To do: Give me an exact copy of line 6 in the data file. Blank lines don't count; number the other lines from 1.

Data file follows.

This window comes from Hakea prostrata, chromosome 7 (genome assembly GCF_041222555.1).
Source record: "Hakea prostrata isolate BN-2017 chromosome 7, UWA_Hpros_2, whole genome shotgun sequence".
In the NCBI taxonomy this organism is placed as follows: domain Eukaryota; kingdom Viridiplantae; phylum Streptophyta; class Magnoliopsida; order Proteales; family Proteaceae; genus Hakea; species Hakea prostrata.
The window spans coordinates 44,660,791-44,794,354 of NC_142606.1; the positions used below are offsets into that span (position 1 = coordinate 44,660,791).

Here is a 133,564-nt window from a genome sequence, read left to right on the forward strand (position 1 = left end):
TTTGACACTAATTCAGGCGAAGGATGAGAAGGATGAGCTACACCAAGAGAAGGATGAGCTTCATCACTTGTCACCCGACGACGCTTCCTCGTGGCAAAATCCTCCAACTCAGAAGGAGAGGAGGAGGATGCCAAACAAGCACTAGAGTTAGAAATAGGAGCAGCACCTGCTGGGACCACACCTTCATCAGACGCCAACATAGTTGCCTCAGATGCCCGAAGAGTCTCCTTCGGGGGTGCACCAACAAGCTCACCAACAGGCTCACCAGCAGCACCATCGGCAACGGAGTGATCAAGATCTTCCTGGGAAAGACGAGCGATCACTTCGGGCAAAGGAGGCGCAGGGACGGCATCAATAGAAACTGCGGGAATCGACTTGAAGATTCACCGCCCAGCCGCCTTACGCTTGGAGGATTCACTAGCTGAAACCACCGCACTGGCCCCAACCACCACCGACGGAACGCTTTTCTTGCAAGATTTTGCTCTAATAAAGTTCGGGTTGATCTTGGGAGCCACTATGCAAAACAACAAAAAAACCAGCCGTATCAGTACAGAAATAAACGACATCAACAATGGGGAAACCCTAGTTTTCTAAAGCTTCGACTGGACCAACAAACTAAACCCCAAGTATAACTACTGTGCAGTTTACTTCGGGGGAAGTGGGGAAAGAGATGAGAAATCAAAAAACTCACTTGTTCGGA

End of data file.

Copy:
TTTGACACTAATTCAGGCGAAGGATGAGAAGGATGAGCTACACCAAGAGAAGGATGAGCTTCATCACTTGTCACCCGACGACGCTTCCTCGTGGCAAAATCCTCCAACTCAGAAGGAGAGGAGGAGGATGCCAAACAAGCACTAGAGTTAGAAATAGGAGCAGCACCTGCTGGGACCACACCTTCATCAGACGCCAACATAGTTGCCTCAGATGCCCGAAGAGTCTCCTTCGGGGGTGCACCAACAAGCTCACCAACAGGCTCACCAGCAGCACCATCGGCAACGGAGTGATCAAGATCTTCCTGGGAAAGACGAGCGATCACTTCGGGCAAAGGAGGCGCAGGGACGGCATCAATAGAAACTGCGGGAATCGACTTGAAGATTCACCGCCCAGCCGCCTTACGCTTGGAGGATTCACTAGCTGAAACCACCGCACTGGCCCCAACCACCACCGACGGAACGCTTTTCTTGCAAGATTTTGCTCTAATAAAGTTCGGGTTGATCTTGGGAGCCACTATGCAAAACAACAAAAAAACCAGCCGTATCAGTACAGAAATAAACGACATCAACAATGGGGAAACCCTAGTTTTCTAAAGCTTCGACTGGACCAACAAACTAAACCCCAAGTATAACTACTGTGCAGTTTACTTCGGGGGAAGTGGGGAAAGAGATGAGAAATCAAAAAACTCACTTGTTCGGA